etc.) in the Afro-American Historical Society's Collection, which he acquired
and maintained. Later, he deposited those materials in the Historical
Society of Pennsylvania.

Delilah Isontium Beasley could very well have fit into the first group;
however, because of the time frame, she is considered a middle school
historian . She wrote and spoke out about racial injustice against Blacks in
a weekly column for the Sunday Oakland Tribune. She also published a book
titled, The Negro Trail-Blazers of California.

These historians set out to rewrite American history from a Black
perspective. They resented the manner in which European American history
books, professors, and curricula had mistreated Blacks. This group, unlike
their predecessors, were bitter and angry. Because of their bitterness, they
were able to write history from a more literary position.

This group was more prolific; they were also more methodological in their
research approach. They were persistent and impartial.
They not only wrote history, but also taught it, and they were active in
encouraging students to become specialists in Black history.

On the other hand, this group had difficulty synthesizing Black history with
the history of the Diaspora and the political and economic exploits of
Europe. Their concern, like the beginning group, was moralistic and based in
Christian tenets--not with standing their bitterness. Both groups were
similar in this regard. Both were propagandists for the uplift of the race.
Although the motivation differed slightly, both were excessively laudatory of
the race, and never analyzed the negative aspects of the race.
These two schools, as stated, paved the way for Dr. Carter Godwin Woodson.
Professor Thorpe stated the following: There are several similarities between
these first two schools.

1. Both are, to a considerable extent, propagandists for their race, although
the motivation differs somewhat for each school.

2. They are both excessively laudatory of their race while largely ignoring
the darker side of the Negro's history; both schools are more interested in
case-proving than in presenting a balanced story of the development of a

3. Both wrote almost exclusively on topics relating directly or indirectly to
the Negro.

4. Both groups tended to document inadequately.
Professor Charles Wesley is/was a part of this school/group because his
efforts to get Black history accepted as a respectable area of study. He
stated the following: An interest should be awakened among Colored America
in its history, and encouragement should be given to its general reading,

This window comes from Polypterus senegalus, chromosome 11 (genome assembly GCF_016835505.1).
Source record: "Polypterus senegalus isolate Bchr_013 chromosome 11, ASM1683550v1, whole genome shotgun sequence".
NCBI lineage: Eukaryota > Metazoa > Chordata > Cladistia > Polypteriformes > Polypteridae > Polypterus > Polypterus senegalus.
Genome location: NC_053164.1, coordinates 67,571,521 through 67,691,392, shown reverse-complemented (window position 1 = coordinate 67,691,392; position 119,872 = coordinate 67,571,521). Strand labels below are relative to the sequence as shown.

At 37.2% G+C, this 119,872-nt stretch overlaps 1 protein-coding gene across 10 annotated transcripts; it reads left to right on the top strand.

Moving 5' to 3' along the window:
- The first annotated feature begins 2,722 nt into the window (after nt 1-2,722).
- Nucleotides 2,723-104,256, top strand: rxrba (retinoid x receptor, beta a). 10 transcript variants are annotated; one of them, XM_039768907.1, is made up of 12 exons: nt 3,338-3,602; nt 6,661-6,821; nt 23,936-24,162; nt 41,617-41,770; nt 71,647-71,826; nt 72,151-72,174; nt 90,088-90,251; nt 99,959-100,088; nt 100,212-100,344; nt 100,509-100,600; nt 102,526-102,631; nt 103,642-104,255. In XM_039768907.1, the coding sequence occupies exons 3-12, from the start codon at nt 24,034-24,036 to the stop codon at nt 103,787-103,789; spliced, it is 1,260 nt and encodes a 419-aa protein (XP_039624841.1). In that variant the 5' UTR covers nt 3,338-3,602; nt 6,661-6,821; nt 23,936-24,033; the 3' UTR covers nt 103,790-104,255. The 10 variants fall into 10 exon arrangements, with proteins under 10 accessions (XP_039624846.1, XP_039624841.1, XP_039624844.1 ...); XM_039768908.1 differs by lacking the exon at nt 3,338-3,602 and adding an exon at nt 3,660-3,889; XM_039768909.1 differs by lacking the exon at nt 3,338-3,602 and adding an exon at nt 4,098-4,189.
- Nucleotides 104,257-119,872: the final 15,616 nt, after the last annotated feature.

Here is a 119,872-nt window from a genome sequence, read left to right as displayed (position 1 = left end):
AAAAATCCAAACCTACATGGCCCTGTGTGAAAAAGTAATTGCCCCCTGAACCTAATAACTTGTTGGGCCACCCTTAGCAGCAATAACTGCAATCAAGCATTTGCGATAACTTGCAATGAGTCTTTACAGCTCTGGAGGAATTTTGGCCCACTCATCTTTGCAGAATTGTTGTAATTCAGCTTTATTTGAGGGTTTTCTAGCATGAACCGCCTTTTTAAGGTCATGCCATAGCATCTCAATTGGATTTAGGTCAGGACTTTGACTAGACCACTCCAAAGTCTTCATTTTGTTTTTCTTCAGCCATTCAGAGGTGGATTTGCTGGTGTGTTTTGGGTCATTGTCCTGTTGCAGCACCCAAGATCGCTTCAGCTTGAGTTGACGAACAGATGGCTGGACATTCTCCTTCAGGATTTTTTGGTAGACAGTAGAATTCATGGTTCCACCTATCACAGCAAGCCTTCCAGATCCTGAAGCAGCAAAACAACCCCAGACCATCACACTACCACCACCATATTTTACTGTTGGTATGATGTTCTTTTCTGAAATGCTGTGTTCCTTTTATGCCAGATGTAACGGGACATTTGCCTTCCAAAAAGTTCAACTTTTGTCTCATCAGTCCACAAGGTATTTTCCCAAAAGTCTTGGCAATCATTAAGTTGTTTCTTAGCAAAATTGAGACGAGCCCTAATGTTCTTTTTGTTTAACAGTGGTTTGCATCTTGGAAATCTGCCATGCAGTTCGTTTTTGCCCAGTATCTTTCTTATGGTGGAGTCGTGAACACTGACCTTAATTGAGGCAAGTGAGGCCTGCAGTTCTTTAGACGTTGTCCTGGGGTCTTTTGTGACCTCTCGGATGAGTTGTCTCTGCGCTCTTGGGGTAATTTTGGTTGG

study and investigation.

He shared this honor and belief with Luther Porter Jackson, Lorenzo Greene,
William Sherman Savage, and Ambush Alrutheus Taylor.
Socially, economically, and educationally, the last decade of the nineteenth
century ushered a turning point in the history of Blacks in America and the
writing of Black history. Educationally, in 1880 only thirteen Black
colleges existed in the South; a decade later the number of these
institutions had increased to twenty-two. Each year thereafter an increasing
number of Blacks graduated from college, although very few were at the
post-graduate level.

Thus by 1936 some 43,821 Blacks had received college degrees; 153 of which
were Doctors of Philosophy. By 1945 some 192 had been elected to Phi Beta
Kappa, and by 1943 at least 381 had received the doctor's or Ph. D degree.
African American/Black Historiography did not assume the character of a
scholarly crusade to reveal for Blacks a significant past until the
appearance of the above mentioned Ph. D's. As pointed out earlier, George
Washington Williams, William Wells Brown and others of the beginning
school/group gave preeminent and sole consideration to the creditable aspects
of Black history. They were motivated by a passion to refute the racist
teachings of the slave system--not to attack the system--and lay claim to
Black selfworth. However, they did not or could not respond to the so-called
scientific historical literature which was hostile to Blacks throughout the

The New School of African American historians, which I believe, emerged from
the 1930s onward tended to be more objective in their historical approach
than the other two schools. They were not as bitter, and their writings were
less Black focused as regard to racist propaganda. They documented more
thoroughly and they had a better grasp of the social sciences, which the
previous two groups lacked.

This new school was/is more international and they refuse to engage in
exclusive preoccupation with race based issues. They do not use history as a
propaganda tool. Most importantly, the writers of the new school were/are
not race crusaders in the strict sense of the word; therefore, they were/are
prolific writers. They saw the need for more exhaustive research and
scholarly writings. Thus it is safe to say that with the new school Black
historiography reached its zenith.

Attacking anti-Black propaganda had ceased to be a primary goal of the new
Black historian. However, the New Negro History Movement launched by Dr.
Carter G. Woodson in 1915 became a mass movement among some Black
intelectuals in the new school and they continued the legacy of the previous